Tuesday, 28 October 2014

KUMIKO, THE TREASURE HUNTER - Review By Greg Klymkiw - 2014 Toronto After Dark

Kumiko travels from Tokyo to Fargo in search of treasure.
Kumiko studies FARGO
Kumiko, The Treasure Hunter (2014)
Dir. David Zellner
Scr. David & Nathan Zellner
Starring: Rinko Kikuchi

Review By Greg Klymkiw

American cinema, more than anything, has always exemplified the American Dream.

Brilliantly responding to this notion, director David Zellner and his co-writer brother Nathan, have created Kumiko The Treasure Hunter, one of the most haunting, tragic and profoundly moving explorations of mental illness within the context of those dashed hopes and dreams, at first offered, then reneged upon by the magic of movies and the wide-open expanse of a country teeming with opportunity and riches.

The riches awaiting Kumiko (Rinko Kikuchi) in Fargo, North Dakota are, given her lot in life, seemingly untold. She knows this all too well and in fact, knows it more than all of us. You see, night after night, for God-knows-how-many-years, the sad-eyed, lonely, friendless "office girl" has come home from long work days under the harsh fluorescent wash of lights in an anonymous corporate tower in Tokyo and settled down in her dreary apartment to ingest a bowl of packaged noodles.

Untold riches await Kumiko in Fargo, North Dakota
Accompanying the modest meal, she inserts a well-worn VHS tape of the Coen Brothers' Fargo into a clunky, ancient VCR, and watches the events unfold on a tiny TV screen in order to study every detail of the precise location where the hapless, critically wounded Steve Buscemi hides a briefcase full of ransom money that he'll never, ever be able to retrieve.

Kumiko, having placed considerable faith in the opening titles of the film which proclaim that Fargo is a "true" story, obsessively pauses the VHS image upon salient details in order to create a detailed treasure map. It's quite an ingenious plan, at least to Kumiko. Movies are so often about dreams coming true, especially American movies and though the dreams don't come true for the characters in Fargo, she believes that the film itself can make her dreams come true.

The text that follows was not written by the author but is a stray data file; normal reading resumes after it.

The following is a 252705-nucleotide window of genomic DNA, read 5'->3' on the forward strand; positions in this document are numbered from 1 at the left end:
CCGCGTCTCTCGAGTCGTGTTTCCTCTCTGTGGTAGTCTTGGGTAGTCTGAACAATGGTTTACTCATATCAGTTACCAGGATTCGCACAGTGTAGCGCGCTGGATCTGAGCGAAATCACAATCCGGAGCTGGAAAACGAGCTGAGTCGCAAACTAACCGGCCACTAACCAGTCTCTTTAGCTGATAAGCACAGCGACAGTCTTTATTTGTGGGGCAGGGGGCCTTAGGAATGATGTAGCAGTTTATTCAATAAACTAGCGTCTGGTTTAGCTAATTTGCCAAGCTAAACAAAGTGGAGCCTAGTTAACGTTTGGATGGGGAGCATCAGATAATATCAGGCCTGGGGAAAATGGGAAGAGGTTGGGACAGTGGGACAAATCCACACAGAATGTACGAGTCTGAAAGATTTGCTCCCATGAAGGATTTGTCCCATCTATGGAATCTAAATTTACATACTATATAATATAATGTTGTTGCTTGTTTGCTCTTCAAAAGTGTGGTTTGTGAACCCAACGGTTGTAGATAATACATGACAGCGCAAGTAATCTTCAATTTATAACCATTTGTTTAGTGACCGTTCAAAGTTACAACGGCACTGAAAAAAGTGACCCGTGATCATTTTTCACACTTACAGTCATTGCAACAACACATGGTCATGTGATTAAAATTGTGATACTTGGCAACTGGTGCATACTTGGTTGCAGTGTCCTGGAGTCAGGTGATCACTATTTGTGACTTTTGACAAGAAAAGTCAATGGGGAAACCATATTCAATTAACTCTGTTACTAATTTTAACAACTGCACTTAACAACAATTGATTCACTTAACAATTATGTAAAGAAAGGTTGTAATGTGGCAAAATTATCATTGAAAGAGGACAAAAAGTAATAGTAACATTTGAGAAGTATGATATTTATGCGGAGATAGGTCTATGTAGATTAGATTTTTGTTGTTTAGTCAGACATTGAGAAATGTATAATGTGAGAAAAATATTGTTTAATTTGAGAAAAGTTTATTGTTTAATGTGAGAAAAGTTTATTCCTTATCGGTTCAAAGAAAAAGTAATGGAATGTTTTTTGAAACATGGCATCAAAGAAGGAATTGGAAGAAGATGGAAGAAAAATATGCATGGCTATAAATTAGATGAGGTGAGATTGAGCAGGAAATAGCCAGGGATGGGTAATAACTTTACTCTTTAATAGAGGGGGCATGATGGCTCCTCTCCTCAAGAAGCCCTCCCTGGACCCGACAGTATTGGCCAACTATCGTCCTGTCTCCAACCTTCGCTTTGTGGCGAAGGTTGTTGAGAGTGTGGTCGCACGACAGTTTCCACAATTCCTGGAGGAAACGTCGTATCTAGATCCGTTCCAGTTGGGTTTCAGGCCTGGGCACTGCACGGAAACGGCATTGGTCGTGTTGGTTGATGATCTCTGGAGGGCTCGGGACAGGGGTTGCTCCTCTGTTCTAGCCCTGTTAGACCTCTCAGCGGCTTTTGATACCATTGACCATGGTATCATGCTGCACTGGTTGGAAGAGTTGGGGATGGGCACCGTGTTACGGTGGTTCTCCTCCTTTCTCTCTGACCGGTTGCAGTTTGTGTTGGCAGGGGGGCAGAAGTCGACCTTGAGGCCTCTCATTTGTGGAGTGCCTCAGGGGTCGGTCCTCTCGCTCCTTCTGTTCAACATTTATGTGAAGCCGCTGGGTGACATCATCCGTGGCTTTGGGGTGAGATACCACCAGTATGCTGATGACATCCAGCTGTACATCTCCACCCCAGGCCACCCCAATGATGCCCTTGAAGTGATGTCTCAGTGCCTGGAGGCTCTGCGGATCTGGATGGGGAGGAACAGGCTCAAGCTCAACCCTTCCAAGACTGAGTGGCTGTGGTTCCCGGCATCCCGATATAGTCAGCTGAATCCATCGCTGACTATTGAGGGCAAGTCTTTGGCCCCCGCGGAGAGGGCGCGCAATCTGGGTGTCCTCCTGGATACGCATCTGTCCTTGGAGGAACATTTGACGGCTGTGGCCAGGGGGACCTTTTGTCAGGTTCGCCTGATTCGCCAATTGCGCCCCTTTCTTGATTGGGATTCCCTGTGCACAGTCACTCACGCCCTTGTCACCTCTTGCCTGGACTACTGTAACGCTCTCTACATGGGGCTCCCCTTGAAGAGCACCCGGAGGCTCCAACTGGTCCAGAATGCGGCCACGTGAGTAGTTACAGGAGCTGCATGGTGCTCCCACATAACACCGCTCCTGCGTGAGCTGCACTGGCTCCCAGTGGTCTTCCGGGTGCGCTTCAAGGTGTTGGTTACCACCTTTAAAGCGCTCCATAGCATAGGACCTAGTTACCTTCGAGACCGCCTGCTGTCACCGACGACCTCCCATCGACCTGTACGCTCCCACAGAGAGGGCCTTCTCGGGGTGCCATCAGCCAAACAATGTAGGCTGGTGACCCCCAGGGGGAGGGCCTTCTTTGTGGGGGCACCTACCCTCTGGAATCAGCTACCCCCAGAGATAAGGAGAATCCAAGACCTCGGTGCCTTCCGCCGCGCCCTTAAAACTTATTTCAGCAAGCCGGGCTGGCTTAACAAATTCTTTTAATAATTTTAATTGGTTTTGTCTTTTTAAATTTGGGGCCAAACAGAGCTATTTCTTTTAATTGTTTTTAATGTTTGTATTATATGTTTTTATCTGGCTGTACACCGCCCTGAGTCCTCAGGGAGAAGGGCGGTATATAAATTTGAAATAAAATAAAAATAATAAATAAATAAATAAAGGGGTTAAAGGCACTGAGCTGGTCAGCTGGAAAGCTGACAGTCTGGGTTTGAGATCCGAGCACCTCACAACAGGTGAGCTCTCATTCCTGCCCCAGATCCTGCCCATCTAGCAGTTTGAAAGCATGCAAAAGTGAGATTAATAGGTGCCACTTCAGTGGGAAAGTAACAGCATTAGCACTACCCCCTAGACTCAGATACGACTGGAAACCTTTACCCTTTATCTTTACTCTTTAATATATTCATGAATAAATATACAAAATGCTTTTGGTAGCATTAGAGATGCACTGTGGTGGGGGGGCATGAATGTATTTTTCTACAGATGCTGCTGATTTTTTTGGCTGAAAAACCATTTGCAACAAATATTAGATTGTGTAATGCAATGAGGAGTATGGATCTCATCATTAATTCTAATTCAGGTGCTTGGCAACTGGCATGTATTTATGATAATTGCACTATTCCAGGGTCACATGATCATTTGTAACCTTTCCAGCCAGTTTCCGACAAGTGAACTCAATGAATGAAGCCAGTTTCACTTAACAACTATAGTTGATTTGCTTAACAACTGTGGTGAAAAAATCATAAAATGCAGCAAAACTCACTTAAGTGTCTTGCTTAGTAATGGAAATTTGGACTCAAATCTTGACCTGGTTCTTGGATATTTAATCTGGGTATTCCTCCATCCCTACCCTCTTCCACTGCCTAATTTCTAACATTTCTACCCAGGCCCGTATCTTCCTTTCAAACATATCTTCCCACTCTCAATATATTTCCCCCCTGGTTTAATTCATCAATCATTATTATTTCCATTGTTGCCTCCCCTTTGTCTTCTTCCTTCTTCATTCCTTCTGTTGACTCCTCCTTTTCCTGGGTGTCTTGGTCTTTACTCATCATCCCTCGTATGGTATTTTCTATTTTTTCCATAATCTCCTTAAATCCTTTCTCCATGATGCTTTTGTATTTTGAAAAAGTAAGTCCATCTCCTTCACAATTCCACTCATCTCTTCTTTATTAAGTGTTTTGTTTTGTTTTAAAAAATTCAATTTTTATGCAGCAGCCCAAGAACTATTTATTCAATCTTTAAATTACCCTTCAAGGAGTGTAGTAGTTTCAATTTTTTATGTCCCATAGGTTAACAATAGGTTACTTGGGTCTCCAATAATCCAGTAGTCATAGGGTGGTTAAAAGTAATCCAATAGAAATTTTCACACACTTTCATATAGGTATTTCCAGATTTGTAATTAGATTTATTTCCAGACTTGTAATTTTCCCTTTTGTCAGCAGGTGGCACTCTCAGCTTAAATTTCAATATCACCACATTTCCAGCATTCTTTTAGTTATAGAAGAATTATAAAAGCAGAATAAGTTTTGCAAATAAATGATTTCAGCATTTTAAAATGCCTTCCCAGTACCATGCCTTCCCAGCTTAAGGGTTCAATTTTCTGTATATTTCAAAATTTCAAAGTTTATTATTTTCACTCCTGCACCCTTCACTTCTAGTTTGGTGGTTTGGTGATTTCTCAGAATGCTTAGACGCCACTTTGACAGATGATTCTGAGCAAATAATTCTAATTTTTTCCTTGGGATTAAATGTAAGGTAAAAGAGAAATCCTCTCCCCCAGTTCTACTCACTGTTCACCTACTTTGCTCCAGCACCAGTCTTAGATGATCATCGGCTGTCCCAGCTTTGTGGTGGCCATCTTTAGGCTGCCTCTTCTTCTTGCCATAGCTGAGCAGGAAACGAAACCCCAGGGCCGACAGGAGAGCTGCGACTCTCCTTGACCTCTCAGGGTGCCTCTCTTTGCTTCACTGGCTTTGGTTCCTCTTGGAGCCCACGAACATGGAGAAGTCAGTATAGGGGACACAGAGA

Kumiko is clearly suffering from depression. She's teased by all the upwardly mobile young ladies at work, the boss lectures her about lacking ambition, her mother complains endlessly on the telephone about Kumiko being unmarried and even a chance meeting with a dear, old friend from elementary school goes awry when Kumiko storms out of the teahouse she meets her in, crushed by the shame of not having a child and husband as her friend is happily in possession of.

Kumiko has not known any such happiness. In fact, she appears to have never been acquainted with any happiness. Only Fargo gives her hope that one day, she too can be happy.

FARGO gives Kumiko hope that one day, she will be happy.
As luck would have it, her boss gives her the company credit card to buy his wife a birthday gift. This is the chance Kumiko knows she must take. After all, whatever money she embezzles from her boss can be paid back once she finds the hidden treasure of Fargo. The American Dream and all of its untold promise and riches is a mere flight from Tokyo to Minneapolis, Minnesota.

She must take the plunge.

Bidding a teary-eyed farewell to the only thing in the world she loves, her dwarf bunny, Kumiko then hops aboard the first available airplane, eventually landing in the middle of a harsh Minnesota winter. Her odyssey through the heartland of America is the stuff movies are made of.

Alas, dreams are not always made of the same thing.

What the Zellner duo have achieved here seems almost incalculable, especially as they eventually infuse you with joy and sadness all at once during the film's final act. One thing is certain, they have etched an indelible portrait of hope in the face of unyielding madness. We're given the opportunity to experience an America not unlike that which the Coen Brothers detailed in Fargo, however, none of it in the Zellners' film feels derivative and manages, thankfully, to avoid even a shred of film-geek homage. Fargo, the movie, is not just an instrument which inspires Kumiko's desires, it's like a part of Kumiko's character and soul and represents an ethos of both America and madness. Kumiko is no mere stranger in a strange land, but a stranger in her own land who becomes a stranger in a strange land - a woman without a country save for that which exists in her mind.

There isn't a false note to be found in this gorgeously acted, directed and photographed movie. It is not without humour, but none of it is at Kumiko's expense and when the film slowly slides into full blown tragedy, the Zellners surround Kumiko in the ever-accumulating high winds and snow under the big skies of Minnesota. We get, as she does, a bittersweet taste of happiness - a dream of triumph, a dream of reunion, a dream of peace, at last.


Kumiko The Treasure Hunter screened at the Toronto After Dark Film Festival. (TADFF 2014) It will be released theatrically in Canada via FilmsWeLike and in the USA via Amplify Releasing.